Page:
THE Government of Cambodia recently enacted an Environmental Protection and Resource
Management Law that will impact on private investors throughout the Kingdom. The
extent to which investors are likely to be affected by the new environmental law
will depend, to a large degree, on the sub-decrees that will be issued. These will,
hopefully, further clarify this law and define specific guidelines. In the meantime,
businesses need to be aware that environmental protection measures are starting to
be put in place and other ministries, in addition to the Ministry of Environment,
are likely to be inspecting and requiring various reports or monitoring the activities
of those projects with which they have been previously associated.
The Ministry of Environment is a fairly new ministry, having been established first
by royal decree in October 1994 and in January 1996 it received a legislative mandate.
Even before its official establishment as a ministry, the Ministry of Environment
began work on an environmental protection law. Its early goal was to develop a comprehensive
law, with specified procedures for environmental impact assessment, and to establish
new institutions with specific responsibility for aspects of environmental management.
At some point the Ministry decided to simplify its approach to this draft law in
the interests of focusing its energies on a more narrow topic - that of making the
Ministry the agency primarily responsible for environmental management and to clarify
institutional roles and responsibilities.
Unfortunately, the new law does not clarify many of these institutional issues. The
roles and responsibilities of various ministries are not clearly defined, leaving
the investor with no certainty as to which ministry will oversee its particular environmental
Chapter 3 of the Environmental Protection and Resource Management Law requires that
environmental impact assessments be prepared for public and private activities and
that these be evaluated by the Ministry of Environment prior to submission to the
Royal Government. This chapter goes on to state that assessments will also be conducted
for already existing activities. The exact nature and format of these assessments
is unspecified and a future sub-decree will define the parameters of these assessments.
Additionally, the law specifies that this sub-decree (or another one) will define
which projects, by nature, size, activity or other characteristic, will be required
to prepare an environmental impact assessment. However, a different provision in
the law seems to contradict this by requiring that all projects and activities have
an environmental impact assessment. Hopefully, this variance in application will
Since this chapter specifically calls for environmental impact assessments for investment
projects, future investors can expect submission of this document to be an additional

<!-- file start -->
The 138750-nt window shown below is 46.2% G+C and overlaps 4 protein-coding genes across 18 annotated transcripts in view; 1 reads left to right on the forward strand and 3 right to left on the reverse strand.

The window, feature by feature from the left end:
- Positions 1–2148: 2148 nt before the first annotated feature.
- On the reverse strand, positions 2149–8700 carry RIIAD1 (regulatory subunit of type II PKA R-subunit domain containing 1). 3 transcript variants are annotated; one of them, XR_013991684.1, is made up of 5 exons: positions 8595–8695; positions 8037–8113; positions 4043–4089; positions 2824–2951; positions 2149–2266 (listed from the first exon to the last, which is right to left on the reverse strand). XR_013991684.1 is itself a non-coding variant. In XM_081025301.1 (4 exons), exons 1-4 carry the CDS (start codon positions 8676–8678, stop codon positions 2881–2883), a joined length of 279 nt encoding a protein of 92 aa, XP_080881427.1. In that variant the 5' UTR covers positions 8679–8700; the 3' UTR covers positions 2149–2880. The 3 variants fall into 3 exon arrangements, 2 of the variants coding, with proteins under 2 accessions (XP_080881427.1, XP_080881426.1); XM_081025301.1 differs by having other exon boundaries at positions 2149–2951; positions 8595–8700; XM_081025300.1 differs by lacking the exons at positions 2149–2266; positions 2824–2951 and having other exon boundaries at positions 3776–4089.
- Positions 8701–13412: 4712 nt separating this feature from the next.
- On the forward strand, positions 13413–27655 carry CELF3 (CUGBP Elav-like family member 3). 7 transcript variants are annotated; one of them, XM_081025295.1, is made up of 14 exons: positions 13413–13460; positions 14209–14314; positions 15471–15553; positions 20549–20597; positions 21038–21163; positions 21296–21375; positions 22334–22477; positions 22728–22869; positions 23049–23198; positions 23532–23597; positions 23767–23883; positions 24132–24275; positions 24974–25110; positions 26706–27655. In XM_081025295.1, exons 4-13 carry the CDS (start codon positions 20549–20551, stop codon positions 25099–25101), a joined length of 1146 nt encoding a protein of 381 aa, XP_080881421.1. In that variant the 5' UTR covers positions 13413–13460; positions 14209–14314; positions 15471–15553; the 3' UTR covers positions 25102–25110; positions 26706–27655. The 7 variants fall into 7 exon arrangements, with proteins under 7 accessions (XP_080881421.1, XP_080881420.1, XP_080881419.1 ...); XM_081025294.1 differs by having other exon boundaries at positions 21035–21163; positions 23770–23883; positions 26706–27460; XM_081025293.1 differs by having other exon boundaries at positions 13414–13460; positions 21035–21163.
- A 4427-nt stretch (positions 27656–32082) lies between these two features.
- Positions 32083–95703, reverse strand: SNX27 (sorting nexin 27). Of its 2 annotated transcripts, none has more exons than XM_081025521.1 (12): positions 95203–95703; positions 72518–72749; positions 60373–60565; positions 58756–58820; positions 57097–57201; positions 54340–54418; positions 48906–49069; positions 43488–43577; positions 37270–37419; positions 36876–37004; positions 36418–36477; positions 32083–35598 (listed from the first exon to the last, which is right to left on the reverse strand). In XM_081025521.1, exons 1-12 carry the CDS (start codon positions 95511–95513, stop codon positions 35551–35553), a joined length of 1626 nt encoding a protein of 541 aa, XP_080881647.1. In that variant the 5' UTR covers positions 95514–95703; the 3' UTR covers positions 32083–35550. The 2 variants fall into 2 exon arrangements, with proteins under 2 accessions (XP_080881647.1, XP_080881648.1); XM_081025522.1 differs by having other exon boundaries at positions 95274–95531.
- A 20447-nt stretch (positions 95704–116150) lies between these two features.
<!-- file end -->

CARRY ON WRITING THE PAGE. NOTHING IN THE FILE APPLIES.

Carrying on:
requirement when seeking investor status and investment incentives at the Cambodian
The Ministry of Environment is given only a research and advisory role in the area
of natural resource management. The law, which requires that the Ministry of Environment
work with "concerned ministries" with regard to resource sustainability,
will require the investor to work even more closely with ministries other than the
Ministry of Environment with regard to environmental issues. For example, a palm
oil plantation that required approval from the Ministry of Agriculture will most
likely be contacted by this same ministry, rather than the Ministry of Environment,
with regard to natural resource management in the palm oil project.
The same regard for "concerned ministries" is demonstrated in the environmental
protection provisions of the new law. These provisions require the Ministry of Environment
to collaborate with these same "concerned ministries" to inventory the
sources, nature and quantities of pollutants and toxic and hazardous wastes. Again,
the exact manner in which this will be done is left to a future sub-decree which
will, presumably, include more specific information on ministry authority to prevent,
reduce and control pollution.
Another area in which the Ministry of Environment is mandated to collaborate with
concerned ministries is in imposing monitoring, record-keeping and reporting requirements
on pollution sources, including "natural resource development activity."
However, there are no standards to monitor and inspect against in order to verify
compliance, so it is unclear to what extent the Ministry of Environment will attempt
enforcement of this provision prior to a sub-decree clarifying these matters.
The law gives the Ministry of Environment the authority, again in collaboration with
concerned ministries, to conduct inspections if it finds that an activity is "adversely
affecting the environment." There are no definitions of "adversely affect"
and these inspections are supposed to be regulated by a future sub-decree. It is
unknown to what extent the Ministry may begin conducting inspections prior to such
specific guidelines. It is a specific violation of the law if any person obstructs
or refuses to allow inspection officials to conduct such an inspection. The law subjects
the first time offender to a fine of between 500,000 and one million Riels (about
US$185 to US$370) with the specific amount negotiated between the offender and the
Ministry of Environment. In the event of repeated offenses, a larger fine may be
imposed by a court which may also subject the offender to specified terms of imprisonment.
A specific treasury account to "finance environmental protection and the conservation
of natural resources" is to be established but procedures for the fund's operation
or criteria for selecting projects to be funded have not been specified in the law.
- Roberta Thami is an attorney associated with international law firm Dirksen
Flipse Doran & Le.